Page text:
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Inner Mongolia Travel Guide

Provincial capital: Hohhot

Population: 23 millions

Geological location: Inner Mongolia, China's northern border autonomous region, features a long, narrow strip of land sloping from northeast to southwest. It stretches 2,400 km from west to east and 1,700 km from north to south. The third largest among China's provinces, municipalities and autonomous regions, the region covers an area of 1.18 million sq km, or 12.3% of the country's territory. It neighbors eight provinces and regions in its south, east and west and Mongolia and Russia in the north, with a borderline of 4,200 km.

Map of Mongolia

Climate: Inner Mongolia has a temperate continental climate. There, spring is warm and windy; summer is short and hot with many rainy days; autumn usually sees early frost and plummeting temperature; winter is long, bitter cold with frequent polar outbreaks. The region has an annual precipitation of 100-500 mm, 80-150 frost-free days, and 2,700 hours of sunshine. The Greater Hinggan Mountains and the Yinshan Mountains divide the regions into areas with different climate. The area east of the Greater Hinggan Mountains and north of the Yinshan Mountains has lower temperature and less precipitation than the opposite area.

Tourism resources: Inner Mongolia is rich in tourist attractions: Colorful ethnic culture, grassland scenery, the virgin forests in the Greater Hinggan Mountains, grand views along the Yellow River, the majestic Xiangsha Gulf, rivers and lakes, and springs. Inner Mongolia is home to the Mausoleum of Genghis Khan, the Zhaojun Tomb, ancient Great Wall, Wudang Monastery at the bottom of the Yinshan Mountains, Wuta Monastery, Bailing Temple, and tomb murals dating back to the Eastern Han Dynasty (25-220).

Naadam Festival:If you are in Inner Mongolia for cultural reasons, then the best time to visit is definitely during the Naadam festival period. The Naadam festival is an ancient festival, a part of the Mongol tradition stretching back in time with links to the Aobao festival. The aobao's are ancient stone piles that can be found all around Inner Mongolia, especially on the grasslands.

The festival is a carnival of all things Mongolian, with many of the traditional sports that should make the great Khans souls beam with pleasure. Among those activities most commonly practiced are horse & camel racing, wrestling, archery, singing and rodeo competitions. The prizes for these festivities vary from region to region, ranging from trinkets & skinny goats to fully equipped horses.

The festival is held on different dates every year, according to the traditional Chinese calendar. Generally it is about the middle to the end of August when things kick off, although it is worth asking nearer the time for exact dates. Probably the best place for foreigners to experience Naadam is in Hohhot, where there is a better chance to both participate and feel the more lively atmosphere. Most of the activities are held in the Horse Racing Grounds in the northern section of town.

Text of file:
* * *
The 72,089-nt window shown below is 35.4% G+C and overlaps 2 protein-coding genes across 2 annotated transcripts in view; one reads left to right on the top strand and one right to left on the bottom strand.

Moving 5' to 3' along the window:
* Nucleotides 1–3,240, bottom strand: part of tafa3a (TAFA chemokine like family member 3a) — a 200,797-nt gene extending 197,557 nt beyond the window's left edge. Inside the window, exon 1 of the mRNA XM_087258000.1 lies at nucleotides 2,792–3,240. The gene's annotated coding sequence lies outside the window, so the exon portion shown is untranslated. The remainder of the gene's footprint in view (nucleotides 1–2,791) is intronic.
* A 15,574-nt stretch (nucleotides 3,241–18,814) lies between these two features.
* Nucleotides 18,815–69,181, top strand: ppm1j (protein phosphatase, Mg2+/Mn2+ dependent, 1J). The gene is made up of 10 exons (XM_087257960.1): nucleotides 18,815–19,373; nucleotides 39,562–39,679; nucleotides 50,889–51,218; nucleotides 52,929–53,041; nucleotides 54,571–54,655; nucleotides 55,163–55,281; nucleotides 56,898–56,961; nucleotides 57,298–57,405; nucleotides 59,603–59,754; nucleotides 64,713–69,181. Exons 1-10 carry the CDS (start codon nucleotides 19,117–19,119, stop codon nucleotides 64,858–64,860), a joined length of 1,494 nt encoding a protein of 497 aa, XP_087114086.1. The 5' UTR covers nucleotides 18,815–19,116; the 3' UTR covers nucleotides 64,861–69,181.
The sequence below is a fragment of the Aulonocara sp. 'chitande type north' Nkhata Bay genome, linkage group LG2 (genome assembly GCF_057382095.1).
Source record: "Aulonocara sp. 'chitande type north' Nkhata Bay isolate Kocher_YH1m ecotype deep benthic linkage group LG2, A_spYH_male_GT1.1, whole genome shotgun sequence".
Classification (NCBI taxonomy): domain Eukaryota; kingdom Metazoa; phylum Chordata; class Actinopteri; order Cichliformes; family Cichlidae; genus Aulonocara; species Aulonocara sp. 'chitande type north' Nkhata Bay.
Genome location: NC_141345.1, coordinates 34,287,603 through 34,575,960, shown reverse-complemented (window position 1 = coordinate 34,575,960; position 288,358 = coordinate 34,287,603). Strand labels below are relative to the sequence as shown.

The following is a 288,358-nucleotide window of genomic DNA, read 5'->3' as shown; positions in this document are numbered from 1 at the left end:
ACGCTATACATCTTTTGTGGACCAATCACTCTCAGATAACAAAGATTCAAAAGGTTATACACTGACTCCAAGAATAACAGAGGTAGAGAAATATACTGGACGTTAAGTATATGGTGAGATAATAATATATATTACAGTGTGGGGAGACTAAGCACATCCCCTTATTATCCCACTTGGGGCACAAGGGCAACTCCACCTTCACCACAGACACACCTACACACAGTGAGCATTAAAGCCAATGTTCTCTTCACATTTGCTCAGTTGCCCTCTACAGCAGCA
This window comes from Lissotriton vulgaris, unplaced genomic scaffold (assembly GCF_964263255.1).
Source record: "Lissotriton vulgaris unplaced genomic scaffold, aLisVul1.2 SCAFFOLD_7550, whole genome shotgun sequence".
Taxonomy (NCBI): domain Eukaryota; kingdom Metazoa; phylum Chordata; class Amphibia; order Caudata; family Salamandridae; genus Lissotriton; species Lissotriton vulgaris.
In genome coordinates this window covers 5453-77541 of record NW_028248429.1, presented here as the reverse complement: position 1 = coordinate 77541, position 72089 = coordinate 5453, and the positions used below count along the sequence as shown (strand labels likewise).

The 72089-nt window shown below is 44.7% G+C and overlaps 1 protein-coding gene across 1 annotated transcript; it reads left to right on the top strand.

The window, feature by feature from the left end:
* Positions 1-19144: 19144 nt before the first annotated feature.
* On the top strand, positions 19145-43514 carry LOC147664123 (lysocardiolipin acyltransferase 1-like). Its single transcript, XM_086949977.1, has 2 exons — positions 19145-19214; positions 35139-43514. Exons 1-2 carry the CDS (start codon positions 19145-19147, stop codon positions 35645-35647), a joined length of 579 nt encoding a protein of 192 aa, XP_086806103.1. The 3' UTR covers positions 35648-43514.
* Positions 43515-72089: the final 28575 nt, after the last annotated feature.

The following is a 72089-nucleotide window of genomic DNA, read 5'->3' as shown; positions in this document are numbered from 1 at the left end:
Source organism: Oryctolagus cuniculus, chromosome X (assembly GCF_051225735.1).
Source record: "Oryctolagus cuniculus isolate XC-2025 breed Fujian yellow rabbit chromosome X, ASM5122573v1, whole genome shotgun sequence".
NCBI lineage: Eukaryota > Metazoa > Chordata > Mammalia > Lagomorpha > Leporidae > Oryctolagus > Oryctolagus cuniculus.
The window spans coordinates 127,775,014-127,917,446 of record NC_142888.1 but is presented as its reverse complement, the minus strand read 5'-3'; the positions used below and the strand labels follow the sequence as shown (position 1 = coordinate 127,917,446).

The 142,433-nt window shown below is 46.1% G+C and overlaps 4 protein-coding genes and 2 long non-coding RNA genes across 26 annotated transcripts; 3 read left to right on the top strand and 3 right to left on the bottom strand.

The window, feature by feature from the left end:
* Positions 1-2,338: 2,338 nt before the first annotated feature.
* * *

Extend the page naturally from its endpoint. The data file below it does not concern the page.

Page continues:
Inner Mongolia is one of the more rugged of China's provinces, and when traveling on overland transport, especially by bus, you are bound for a bumpy ride. Having said this recent years have seen a rise in road and rail improvement, that makes it a lot easier to visit the rolling grasslands and distant towns.

By air: Travelers can now fly directly to the capital, Hohhot, from most of the major cities in China, including Beijing, Shanghai and Guangzhou as well as Ulan Bator in Outer Mongolia. As an alternative, you may also opt to come straight to the region by taking a flight to Baotou from the afore-mentioned destinations. For detailed information, check the respective transport overviews.

By Train: Although lying on relatively high land, the flat grassland makes it fairly easy for Chinese to pave railway lines here, accounting for the reason why 19 main lines, 12 extension lines and 5 local lines traverse the entire region and link it with Beijing, Xi'an, Lanzhou, Yinchuan and more.The most interesting train ride in the province and beyond is easily the Trans-Siberian, that links Beijing with Moscow. The Inner Mongolian section of this is one of the longest train rides in China, a windy route through rolling grasslands and cold, beautiful scenery. The train heads through both Hailar and Manzhouli, before chugging onwards into Siberia.

By Bus: Due to the advanced railway transport systems, bus transport is mainly left for intra-province use. With the completion of the Hohhot-Baotou Expressway, it is now possible to make inroads into some of the least known prefectures and villages lying sporadically on the vast expanses of the grasslands. In addition, if you plan to visit the outlying attractions in Hohhot, Baotou and Hailar, the most convenient means of transport is still bus, unless you are taken with horse or camel travel.